Wednesday, February 15, 2006

Corruption of the Fall of Man?

This is a continuation of yesterday's post regarding Mike Garner's response to my initial post about Free Will. I think that his points are interesting and would like to cover them through a series of posts as the breadth of what he is saying is too broad to cover in one post (let alone in one comment box.)

2. Corruption of the Fall of Man?


From Mike's comment:

I would agree that Adam freely chose to sin against God. The question becomes if the rest of mankind has this same freedom. The question can be asked differently: Does the corruption of the Fall affect Man's free will?

Mankind did not lose their free will through Adam's fall. What mankind lost was the access to the Tree of Life as punishment for Adam's original sin. Because of the loss of access, we were all destined to die. Why? Because we bear the stain of Adam's original sin.

This is the original sin that Paul refers to in Romans 5. Because of Adam's sin, we are all inclined toward sin (or rather enslaved in sin). This is what Paul is talking about and not that we have lost our free will.

How can I be sure of my interpretation regarding the non-corruption of free will in Genesis 3?

By reading Genesis 4.

The very first story immediately following the Fall of Man is the story of Cain and Abel. In Genesis 4: 2-5, it talks about how the two made offerings to God. Why did they (and especially Abel) make offerings to God? For Salvation? To get back in the Garden? That was lost to them. They did it because they loved God for God alone (at least Abel did). Not for reward and reading this passage indicates that it was all a free choice.

Side note regarding Cain and Abel:

When I first read this passage, I struggled with it. Why was Cain's offering displeasing to God? Well, for two reasons...

1. He was not giving his best fruits of his labor.
2. He was paying more attention to what his brother was giving than choosing to love God.

Moral of the story: God wants us to give Him our best...also note that Abel was a keeper of the flock who was killed as a result of his brother's sin...a direct point from the Old Testament to the Passion.

So, how does one get eternal life? By coming back to the Tree of Life! Jesus Christ (the New Adam) restored that Tree when He came down as a man and fixed Adam's original sin by remaining obedient to God's will. Choosing to die for our sins (note: He was not murdered. True, we nailed Him to the cross with our sins but He chose to be sacrificed; thus God did not want to be murdered. He freely accepted death on a cross. There is no contradition in Scripture.)

What does He ask from us in return? To love Him. To keep His commandments. To deny yourself and follow Him (to death on a cross if necessary). To be His friend.

Does this guarantee us eternal life? No. His grace does.

So when is the Tree of Life that's discussed in the beginning of the Bible (at the beginning of creation) restored?

At the very end of the Bible in Revelation 22 at the end of times.

I think that's enough for tonight. Hopefully, God willing, I will continue tomorrow.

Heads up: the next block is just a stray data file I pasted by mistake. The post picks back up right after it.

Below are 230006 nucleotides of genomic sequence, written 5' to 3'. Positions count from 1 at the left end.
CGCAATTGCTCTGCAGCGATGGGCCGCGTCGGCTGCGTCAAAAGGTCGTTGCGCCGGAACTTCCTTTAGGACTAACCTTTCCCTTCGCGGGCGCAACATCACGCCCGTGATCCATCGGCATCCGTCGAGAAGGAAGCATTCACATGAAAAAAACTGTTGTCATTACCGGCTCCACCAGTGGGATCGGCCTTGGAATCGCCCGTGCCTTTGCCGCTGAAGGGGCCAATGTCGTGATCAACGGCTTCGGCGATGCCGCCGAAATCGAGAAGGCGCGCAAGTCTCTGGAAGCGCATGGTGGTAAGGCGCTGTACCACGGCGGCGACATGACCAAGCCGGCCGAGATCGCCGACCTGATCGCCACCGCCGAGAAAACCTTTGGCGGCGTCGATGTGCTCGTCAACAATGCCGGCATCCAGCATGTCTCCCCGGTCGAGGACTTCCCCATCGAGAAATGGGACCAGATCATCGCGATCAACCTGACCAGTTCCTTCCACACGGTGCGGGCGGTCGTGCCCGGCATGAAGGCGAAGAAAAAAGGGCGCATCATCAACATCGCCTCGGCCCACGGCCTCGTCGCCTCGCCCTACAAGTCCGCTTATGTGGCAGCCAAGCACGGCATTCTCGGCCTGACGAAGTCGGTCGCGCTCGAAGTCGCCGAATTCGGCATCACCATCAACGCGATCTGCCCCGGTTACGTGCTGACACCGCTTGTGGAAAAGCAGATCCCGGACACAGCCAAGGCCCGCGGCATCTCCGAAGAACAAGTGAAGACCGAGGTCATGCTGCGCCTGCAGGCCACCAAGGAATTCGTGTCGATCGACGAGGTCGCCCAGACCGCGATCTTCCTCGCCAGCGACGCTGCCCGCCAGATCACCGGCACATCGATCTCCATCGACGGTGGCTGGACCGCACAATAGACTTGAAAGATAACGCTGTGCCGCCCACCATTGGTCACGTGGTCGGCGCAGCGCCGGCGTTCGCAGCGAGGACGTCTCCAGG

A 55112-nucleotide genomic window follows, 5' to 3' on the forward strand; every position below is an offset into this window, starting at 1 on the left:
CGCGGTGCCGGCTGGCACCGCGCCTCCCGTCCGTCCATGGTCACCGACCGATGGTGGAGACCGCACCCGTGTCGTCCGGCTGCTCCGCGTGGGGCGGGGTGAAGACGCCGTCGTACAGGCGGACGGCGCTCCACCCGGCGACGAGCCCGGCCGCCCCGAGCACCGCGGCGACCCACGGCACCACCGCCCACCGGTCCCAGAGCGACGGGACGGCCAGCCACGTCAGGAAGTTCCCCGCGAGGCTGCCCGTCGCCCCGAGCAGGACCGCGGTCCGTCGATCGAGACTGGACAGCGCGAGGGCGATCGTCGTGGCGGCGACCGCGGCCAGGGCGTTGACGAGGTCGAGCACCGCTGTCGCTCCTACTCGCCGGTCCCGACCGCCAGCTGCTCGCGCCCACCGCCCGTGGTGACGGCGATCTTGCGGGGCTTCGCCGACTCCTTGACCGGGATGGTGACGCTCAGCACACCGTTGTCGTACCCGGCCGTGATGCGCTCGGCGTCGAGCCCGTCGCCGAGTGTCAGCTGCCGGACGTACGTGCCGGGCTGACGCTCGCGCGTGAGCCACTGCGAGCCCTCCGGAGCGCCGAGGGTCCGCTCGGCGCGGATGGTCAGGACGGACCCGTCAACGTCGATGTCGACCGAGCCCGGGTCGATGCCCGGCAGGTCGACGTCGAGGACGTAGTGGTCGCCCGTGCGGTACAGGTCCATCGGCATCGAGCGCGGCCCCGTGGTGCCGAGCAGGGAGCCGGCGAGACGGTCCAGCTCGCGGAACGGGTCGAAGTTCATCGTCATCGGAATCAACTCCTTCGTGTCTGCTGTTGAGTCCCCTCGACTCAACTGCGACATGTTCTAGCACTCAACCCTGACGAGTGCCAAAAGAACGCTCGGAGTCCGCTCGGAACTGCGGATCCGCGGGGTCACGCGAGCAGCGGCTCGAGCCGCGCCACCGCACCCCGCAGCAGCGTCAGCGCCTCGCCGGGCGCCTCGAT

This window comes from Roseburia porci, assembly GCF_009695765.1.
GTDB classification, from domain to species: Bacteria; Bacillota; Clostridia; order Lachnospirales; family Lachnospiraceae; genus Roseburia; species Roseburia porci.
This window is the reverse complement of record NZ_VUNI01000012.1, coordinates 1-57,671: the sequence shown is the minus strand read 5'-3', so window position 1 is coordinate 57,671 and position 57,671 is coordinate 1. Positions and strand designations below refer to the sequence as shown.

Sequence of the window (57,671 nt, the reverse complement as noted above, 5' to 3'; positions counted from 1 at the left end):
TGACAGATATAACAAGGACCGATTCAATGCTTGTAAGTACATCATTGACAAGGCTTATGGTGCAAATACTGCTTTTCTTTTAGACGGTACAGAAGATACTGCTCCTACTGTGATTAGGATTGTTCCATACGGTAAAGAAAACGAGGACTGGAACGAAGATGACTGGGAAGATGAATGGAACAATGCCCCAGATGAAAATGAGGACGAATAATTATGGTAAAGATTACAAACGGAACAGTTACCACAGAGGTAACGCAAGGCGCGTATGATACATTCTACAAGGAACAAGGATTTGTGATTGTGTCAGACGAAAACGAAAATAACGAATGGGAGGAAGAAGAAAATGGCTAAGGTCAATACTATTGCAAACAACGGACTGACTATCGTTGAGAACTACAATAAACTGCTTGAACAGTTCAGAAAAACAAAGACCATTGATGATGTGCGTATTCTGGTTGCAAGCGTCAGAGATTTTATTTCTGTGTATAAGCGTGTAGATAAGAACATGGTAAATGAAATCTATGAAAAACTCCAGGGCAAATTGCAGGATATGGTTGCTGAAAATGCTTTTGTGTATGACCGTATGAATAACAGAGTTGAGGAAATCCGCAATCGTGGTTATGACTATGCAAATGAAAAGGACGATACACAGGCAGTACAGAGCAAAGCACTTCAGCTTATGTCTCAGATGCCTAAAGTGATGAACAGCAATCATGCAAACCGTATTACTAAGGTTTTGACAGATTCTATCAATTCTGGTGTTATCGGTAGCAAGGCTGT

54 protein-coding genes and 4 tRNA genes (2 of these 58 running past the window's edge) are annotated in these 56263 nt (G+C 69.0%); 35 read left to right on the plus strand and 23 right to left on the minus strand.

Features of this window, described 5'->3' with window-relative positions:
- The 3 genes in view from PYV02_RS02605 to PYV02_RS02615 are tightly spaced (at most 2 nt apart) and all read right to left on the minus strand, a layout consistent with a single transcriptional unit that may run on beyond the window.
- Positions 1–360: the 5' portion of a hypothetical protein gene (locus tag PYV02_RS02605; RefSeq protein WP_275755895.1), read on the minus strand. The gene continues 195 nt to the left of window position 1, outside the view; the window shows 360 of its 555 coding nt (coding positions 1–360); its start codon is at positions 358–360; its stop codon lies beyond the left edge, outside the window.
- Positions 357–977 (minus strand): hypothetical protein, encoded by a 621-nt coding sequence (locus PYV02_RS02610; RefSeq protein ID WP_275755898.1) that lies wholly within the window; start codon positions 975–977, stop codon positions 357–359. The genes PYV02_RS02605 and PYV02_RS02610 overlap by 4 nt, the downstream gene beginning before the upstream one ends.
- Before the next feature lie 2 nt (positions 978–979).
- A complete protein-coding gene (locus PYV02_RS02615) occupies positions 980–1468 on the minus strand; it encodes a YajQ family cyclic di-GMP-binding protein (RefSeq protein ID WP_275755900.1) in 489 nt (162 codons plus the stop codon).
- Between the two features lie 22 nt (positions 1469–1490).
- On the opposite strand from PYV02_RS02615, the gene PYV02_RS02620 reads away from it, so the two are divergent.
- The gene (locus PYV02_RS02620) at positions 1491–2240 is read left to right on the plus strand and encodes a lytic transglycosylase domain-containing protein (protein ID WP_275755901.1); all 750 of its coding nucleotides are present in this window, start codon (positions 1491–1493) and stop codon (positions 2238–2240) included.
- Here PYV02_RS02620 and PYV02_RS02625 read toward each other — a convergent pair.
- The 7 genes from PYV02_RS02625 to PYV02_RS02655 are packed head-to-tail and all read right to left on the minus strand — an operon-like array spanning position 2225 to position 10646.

Peace to all who read this.

5 comments:

Mike Garner said...

This is the original sin that Paul refers to in Romans 5. Because of Adam's sin, we are all inclined toward sin (or rather enslaved in sin). This is what Paul is talking about and not that we have lost our free will.

I must admit, I am a little confused at this point. Is a person's Will Enslaved to sin or is it totally free to equally choose to sin or to reamin pure?


story of Cain and Abel. In Genesis 4: 2-5, it talks about how the two made offerings to God. Why did they (and especially Abel) make offerings to God? For Salvation? To get back in the Garden? That was lost to them. They did it because they loved God for God alone (at least Abel did). Not for reward and reading this passage indicates that it was all a free choice.

Interesting. Consider Hebrews 11:
"v. 4 "By Faith Abel offered to God a better sacrifice than Cain, through which he obtained the testimony that he was righteous, God testifying about his figts, and through faith, though he is dead, he still speaks."

Why does the text say Abel gave the offering and why was it better? Because it was by faith.

But, does the Bible say that Faith comes from Free will? Or does the Bible say that Faith is a gift of God (Eph. 2:8-9)?


True, we nailed Him to the cross with our sins but He chose to be sacrificed; thus God did not want to be murdered

I agree that he freely gave up his life. However, the definition of Murder is to take the life of a person who is innocent. If there is one crime in all of history that is murder then it is the cross. "Nailed to the cross" or as the bible says elsewhere "put to death", "executed", and crucified is by definition Murder when the person is innocent. Furthermore, the Jews are held responsible for this Murder.



In any case, I do look forward to your future discussions. It is hard to interact because the flow of the argument has not yet come out. The question I'd be most interested is the leap of logic of you saying that because Abel sacrificed we therefore have free will. The text clearly does not say that and no logic has been offered to get to this point. Again, I must ask if you are reading your views into the text.